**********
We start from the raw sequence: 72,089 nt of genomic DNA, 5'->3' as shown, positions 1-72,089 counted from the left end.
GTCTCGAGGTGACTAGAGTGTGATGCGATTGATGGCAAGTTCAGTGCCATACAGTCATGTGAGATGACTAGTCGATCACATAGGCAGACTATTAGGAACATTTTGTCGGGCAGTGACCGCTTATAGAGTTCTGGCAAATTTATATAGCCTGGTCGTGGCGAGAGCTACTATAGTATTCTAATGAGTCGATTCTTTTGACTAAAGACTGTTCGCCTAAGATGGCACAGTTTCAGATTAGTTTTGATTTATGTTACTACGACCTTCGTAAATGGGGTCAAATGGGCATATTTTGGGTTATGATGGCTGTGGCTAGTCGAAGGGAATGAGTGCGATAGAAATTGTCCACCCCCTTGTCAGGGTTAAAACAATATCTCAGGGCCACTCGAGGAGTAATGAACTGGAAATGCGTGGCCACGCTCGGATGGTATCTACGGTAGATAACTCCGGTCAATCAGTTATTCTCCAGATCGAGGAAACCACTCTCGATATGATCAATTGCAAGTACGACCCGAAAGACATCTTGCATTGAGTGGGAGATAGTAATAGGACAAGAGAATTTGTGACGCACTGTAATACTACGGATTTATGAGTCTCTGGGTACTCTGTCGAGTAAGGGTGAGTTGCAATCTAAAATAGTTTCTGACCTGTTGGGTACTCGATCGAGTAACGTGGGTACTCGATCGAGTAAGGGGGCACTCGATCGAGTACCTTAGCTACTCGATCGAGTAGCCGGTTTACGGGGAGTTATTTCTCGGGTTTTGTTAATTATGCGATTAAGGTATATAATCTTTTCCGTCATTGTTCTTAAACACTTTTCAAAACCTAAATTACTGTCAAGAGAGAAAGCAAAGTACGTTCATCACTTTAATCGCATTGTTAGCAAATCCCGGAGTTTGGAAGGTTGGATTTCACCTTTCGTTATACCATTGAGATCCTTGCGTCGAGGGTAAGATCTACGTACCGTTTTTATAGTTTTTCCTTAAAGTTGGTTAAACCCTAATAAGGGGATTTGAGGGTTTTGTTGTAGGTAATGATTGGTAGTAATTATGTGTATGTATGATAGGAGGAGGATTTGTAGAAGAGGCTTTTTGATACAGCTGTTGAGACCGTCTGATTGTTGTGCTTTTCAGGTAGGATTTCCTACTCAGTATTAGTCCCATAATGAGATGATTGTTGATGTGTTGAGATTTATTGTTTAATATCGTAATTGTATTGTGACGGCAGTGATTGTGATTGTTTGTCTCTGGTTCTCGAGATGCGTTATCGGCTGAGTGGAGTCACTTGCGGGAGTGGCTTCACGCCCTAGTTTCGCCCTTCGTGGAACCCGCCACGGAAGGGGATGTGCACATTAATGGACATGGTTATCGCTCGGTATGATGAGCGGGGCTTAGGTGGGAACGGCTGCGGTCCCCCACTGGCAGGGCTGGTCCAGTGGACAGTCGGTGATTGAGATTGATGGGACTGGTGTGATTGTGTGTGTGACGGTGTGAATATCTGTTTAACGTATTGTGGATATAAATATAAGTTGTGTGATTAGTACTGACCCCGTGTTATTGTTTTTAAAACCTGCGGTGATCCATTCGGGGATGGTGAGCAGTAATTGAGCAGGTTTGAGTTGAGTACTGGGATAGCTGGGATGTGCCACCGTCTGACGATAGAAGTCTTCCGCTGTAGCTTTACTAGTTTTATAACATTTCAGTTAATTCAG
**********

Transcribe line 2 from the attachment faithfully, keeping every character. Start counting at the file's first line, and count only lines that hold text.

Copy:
GTCTCGAGGTGACTAGAGTGTGATGCGATTGATGGCAAGTTCAGTGCCATACAGTCATGTGAGATGACTAGTCGATCACATAGGCAGACTATTAGGAACATTTTGTCGGGCAGTGACCGCTTATAGAGTTCTGGCAAATTTATATAGCCTGGTCGTGGCGAGAGCTACTATAGTATTCTAATGAGTCGATTCTTTTGACTAAAGACTGTTCGCCTAAGATGGCACAGTTTCAGATTAGTTTTGATTTATGTTACTACGACCTTCGTAAATGGGGTCAAATGGGCATATTTTGGGTTATGATGGCTGTGGCTAGTCGAAGGGAATGAGTGCGATAGAAATTGTCCACCCCCTTGTCAGGGTTAAAACAATATCTCAGGGCCACTCGAGGAGTAATGAACTGGAAATGCGTGGCCACGCTCGGATGGTATCTACGGTAGATAACTCCGGTCAATCAGTTATTCTCCAGATCGAGGAAACCACTCTCGATATGATCAATTGCAAGTACGACCCGAAAGACATCTTGCATTGAGTGGGAGATAGTAATAGGACAAGAGAATTTGTGACGCACTGTAATACTACGGATTTATGAGTCTCTGGGTACTCTGTCGAGTAAGGGTGAGTTGCAATCTAAAATAGTTTCTGACCTGTTGGGTACTCGATCGAGTAACGTGGGTACTCGATCGAGTAAGGGGGCACTCGATCGAGTACCTTAGCTACTCGATCGAGTAGCCGGTTTACGGGGAGTTATTTCTCGGGTTTTGTTAATTATGCGATTAAGGTATATAATCTTTTCCGTCATTGTTCTTAAACACTTTTCAAAACCTAAATTACTGTCAAGAGAGAAAGCAAAGTACGTTCATCACTTTAATCGCATTGTTAGCAAATCCCGGAGTTTGGAAGGTTGGATTTCACCTTTCGTTATACCATTGAGATCCTTGCGTCGAGGGTAAGATCTACGTACCGTTTTTATAGTTTTTCCTTAAAGTTGGTTAAACCCTAATAAGGGGATTTGAGGGTTTTGTTGTAGGTAATGATTGGTAGTAATTATGTGTATGTATGATAGGAGGAGGATTTGTAGAAGAGGCTTTTTGATACAGCTGTTGAGACCGTCTGATTGTTGTGCTTTTCAGGTAGGATTTCCTACTCAGTATTAGTCCCATAATGAGATGATTGTTGATGTGTTGAGATTTATTGTTTAATATCGTAATTGTATTGTGACGGCAGTGATTGTGATTGTTTGTCTCTGGTTCTCGAGATGCGTTATCGGCTGAGTGGAGTCACTTGCGGGAGTGGCTTCACGCCCTAGTTTCGCCCTTCGTGGAACCCGCCACGGAAGGGGATGTGCACATTAATGGACATGGTTATCGCTCGGTATGATGAGCGGGGCTTAGGTGGGAACGGCTGCGGTCCCCCACTGGCAGGGCTGGTCCAGTGGACAGTCGGTGATTGAGATTGATGGGACTGGTGTGATTGTGTGTGTGACGGTGTGAATATCTGTTTAACGTATTGTGGATATAAATATAAGTTGTGTGATTAGTACTGACCCCGTGTTATTGTTTTTAAAACCTGCGGTGATCCATTCGGGGATGGTGAGCAGTAATTGAGCAGGTTTGAGTTGAGTACTGGGATAGCTGGGATGTGCCACCGTCTGACGATAGAAGTCTTCCGCTGTAGCTTTACTAGTTTTATAACATTTCAGTTAATTCAG